On the radar here at We Are: The Guard is the wise-beyond-her-years artist Chappell Roan, whose debut EP School Nights yielded the dark, but enlightened “Good Hurt.”

With her musical career still in its infancy, the 19 year-old singer-songwriter from the tiny town of Willard, Missouri has already found herself many miles from home. Just a couple of years ago, barely celebrating her sweet-sixteen, Chappell Roan traveled to New York City to display her chops for influential record labels, hoping to stand on a pedestal among other hopefuls. When describing her mindset about that showcase, she explains, “I want people to feel every emotion.”

it's so beautiful

Self-taught by ear and gobbling up old time tunes from an a few decades before her time, Roan quickly moved from the small town to the big city lights. Currently signed to Atlantic Records, Roan's songs and sound seem oddly beyond her years, with powerful topics about love and loss that are surely atypical of a budding teenager. Interview Magazine describes her sound as “dark and unsettling” that drums up her mystique with her Gothic and eerie aesthetic.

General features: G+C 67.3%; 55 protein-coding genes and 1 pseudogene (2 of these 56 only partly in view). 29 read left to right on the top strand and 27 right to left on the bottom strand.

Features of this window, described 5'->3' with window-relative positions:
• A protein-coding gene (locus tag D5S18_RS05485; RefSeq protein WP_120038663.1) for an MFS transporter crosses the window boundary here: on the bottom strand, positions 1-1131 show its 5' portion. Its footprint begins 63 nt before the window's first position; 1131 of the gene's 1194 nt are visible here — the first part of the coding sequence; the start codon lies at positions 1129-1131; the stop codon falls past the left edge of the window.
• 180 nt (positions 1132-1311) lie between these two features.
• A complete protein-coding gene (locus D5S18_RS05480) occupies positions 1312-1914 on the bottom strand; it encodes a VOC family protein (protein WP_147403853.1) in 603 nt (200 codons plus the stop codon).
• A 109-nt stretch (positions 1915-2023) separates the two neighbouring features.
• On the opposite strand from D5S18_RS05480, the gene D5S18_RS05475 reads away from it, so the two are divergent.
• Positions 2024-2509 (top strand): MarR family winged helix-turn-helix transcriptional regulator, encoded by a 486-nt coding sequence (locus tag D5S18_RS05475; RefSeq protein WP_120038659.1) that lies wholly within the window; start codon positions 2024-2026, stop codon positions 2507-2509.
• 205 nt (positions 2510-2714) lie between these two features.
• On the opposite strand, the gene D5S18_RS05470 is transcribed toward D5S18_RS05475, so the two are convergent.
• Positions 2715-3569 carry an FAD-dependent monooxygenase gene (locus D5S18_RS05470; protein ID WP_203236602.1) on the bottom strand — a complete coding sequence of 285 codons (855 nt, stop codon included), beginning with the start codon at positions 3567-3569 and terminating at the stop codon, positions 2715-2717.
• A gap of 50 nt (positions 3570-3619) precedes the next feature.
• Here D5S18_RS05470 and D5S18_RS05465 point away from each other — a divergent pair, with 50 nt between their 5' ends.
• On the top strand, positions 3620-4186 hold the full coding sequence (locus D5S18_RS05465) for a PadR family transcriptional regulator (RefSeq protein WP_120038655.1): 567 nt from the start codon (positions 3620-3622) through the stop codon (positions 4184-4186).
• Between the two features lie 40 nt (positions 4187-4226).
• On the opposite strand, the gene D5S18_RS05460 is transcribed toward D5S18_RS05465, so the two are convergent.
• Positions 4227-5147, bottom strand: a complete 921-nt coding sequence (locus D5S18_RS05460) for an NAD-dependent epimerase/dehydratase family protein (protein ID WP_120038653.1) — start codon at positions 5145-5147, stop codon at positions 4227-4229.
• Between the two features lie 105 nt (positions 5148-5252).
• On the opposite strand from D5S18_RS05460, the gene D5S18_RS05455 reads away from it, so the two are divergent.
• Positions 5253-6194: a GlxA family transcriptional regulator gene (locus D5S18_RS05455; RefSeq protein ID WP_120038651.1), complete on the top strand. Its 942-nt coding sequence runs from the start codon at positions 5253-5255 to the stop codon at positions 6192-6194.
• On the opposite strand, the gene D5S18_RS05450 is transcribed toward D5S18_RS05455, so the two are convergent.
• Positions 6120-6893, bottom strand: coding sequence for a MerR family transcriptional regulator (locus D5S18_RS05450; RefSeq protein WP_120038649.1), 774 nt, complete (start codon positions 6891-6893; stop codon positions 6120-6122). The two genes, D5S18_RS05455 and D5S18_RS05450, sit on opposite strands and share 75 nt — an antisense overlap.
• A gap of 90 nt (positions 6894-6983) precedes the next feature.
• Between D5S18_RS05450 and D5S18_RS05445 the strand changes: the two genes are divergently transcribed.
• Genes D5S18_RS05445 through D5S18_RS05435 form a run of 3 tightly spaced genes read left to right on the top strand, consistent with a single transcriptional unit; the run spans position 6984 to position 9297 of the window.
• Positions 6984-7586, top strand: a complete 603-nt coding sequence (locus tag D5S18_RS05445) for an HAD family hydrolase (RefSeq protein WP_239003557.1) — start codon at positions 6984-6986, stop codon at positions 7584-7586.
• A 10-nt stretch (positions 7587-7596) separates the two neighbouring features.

Her debut EP, School Nights, is her very first public unveiling. She's armed with a low-range cannon of a voice that is surprisingly husky with a sultry build that is closer to the alto range of Adele than Ariana Grande. With tracks like “Good Hurt” and “Die Young” that drives the somber tone of the extended play, be sure not to look for anything that resembles any modern pop number. These are all destined to cause quite the slow burn that is perfectly delivered by this teenager who is still too young to legally drink, but ably paints the angst and despair of the chronic drunkard.



youtube The purpose of “Good Hurt” is exactly as the title puts it. “The best way for me to describe it is an addiction to pain.” Starting off with that slight chill and uncertainty, that unforgettable voice soon take hold of the track, driving the narrative with impenetrable strength and vigor. The first thought from listeners might just be a questioning one. Is this really done by a teenager? Indeed, it is. Just remember that Adele was that age when she released “19” and Lorde was only slightly younger when “Royals” came out.

Shout out to our curator Musicalhaertbeat for another great find!